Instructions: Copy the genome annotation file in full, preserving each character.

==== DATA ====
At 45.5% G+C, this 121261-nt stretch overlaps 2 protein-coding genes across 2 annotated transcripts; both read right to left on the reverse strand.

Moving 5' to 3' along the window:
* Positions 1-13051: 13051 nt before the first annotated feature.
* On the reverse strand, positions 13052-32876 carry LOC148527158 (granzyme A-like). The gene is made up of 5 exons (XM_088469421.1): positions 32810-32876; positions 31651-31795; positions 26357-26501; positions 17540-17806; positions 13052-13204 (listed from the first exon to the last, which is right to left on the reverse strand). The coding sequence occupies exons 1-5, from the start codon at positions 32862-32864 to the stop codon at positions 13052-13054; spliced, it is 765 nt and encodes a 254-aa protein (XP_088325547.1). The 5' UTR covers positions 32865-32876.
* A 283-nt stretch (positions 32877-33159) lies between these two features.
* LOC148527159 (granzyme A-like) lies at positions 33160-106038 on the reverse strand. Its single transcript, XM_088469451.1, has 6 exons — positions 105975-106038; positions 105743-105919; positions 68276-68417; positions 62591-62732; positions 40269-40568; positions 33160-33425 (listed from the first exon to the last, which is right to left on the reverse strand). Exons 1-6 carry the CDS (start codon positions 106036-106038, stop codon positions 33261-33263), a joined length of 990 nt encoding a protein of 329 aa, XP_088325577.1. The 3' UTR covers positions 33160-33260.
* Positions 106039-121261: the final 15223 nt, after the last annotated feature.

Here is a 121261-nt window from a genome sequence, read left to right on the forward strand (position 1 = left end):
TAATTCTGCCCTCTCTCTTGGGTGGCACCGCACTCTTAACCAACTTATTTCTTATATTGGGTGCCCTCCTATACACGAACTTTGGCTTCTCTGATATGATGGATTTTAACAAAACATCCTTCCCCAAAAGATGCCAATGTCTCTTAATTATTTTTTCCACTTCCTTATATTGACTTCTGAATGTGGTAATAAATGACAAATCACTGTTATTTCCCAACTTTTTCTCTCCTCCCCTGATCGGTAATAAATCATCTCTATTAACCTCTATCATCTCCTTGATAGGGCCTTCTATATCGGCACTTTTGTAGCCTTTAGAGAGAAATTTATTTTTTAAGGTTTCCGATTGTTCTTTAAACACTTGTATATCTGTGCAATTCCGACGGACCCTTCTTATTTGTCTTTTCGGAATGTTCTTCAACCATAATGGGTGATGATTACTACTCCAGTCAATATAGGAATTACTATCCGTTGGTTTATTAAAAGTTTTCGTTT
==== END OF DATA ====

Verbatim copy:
At 45.5% G+C, this 121261-nt stretch overlaps 2 protein-coding genes across 2 annotated transcripts; both read right to left on the reverse strand.

Moving 5' to 3' along the window:
* Positions 1-13051: 13051 nt before the first annotated feature.
* On the reverse strand, positions 13052-32876 carry LOC148527158 (granzyme A-like). The gene is made up of 5 exons (XM_088469421.1): positions 32810-32876; positions 31651-31795; positions 26357-26501; positions 17540-17806; positions 13052-13204 (listed from the first exon to the last, which is right to left on the reverse strand). The coding sequence occupies exons 1-5, from the start codon at positions 32862-32864 to the stop codon at positions 13052-13054; spliced, it is 765 nt and encodes a 254-aa protein (XP_088325547.1). The 5' UTR covers positions 32865-32876.
* A 283-nt stretch (positions 32877-33159) lies between these two features.
* LOC148527159 (granzyme A-like) lies at positions 33160-106038 on the reverse strand. Its single transcript, XM_088469451.1, has 6 exons — positions 105975-106038; positions 105743-105919; positions 68276-68417; positions 62591-62732; positions 40269-40568; positions 33160-33425 (listed from the first exon to the last, which is right to left on the reverse strand). Exons 1-6 carry the CDS (start codon positions 106036-106038, stop codon positions 33261-33263), a joined length of 990 nt encoding a protein of 329 aa, XP_088325577.1. The 3' UTR covers positions 33160-33260.
* Positions 106039-121261: the final 15223 nt, after the last annotated feature.

Here is a 121261-nt window from a genome sequence, read left to right on the forward strand (position 1 = left end):
TAATTCTGCCCTCTCTCTTGGGTGGCACCGCACTCTTAACCAACTTATTTCTTATATTGGGTGCCCTCCTATACACGAACTTTGGCTTCTCTGATATGATGGATTTTAACAAAACATCCTTCCCCAAAAGATGCCAATGTCTCTTAATTATTTTTTCCACTTCCTTATATTGACTTCTGAATGTGGTAATAAATGACAAATCACTGTTATTTCCCAACTTTTTCTCTCCTCCCCTGATCGGTAATAAATCATCTCTATTAACCTCTATCATCTCCTTGATAGGGCCTTCTATATCGGCACTTTTGTAGCCTTTAGAGAGAAATTTATTTTTTAAGGTTTCCGATTGTTCTTTAAACACTTGTATATCTGTGCAATTCCGACGGACCCTTCTTATTTGTCTTTTCGGAATGTTCTTCAACCATAATGGGTGATGATTACTACTCCAGTCAATATAGGAATTACTATCCGTTGGTTTATTAAAAGTTTTCGTTT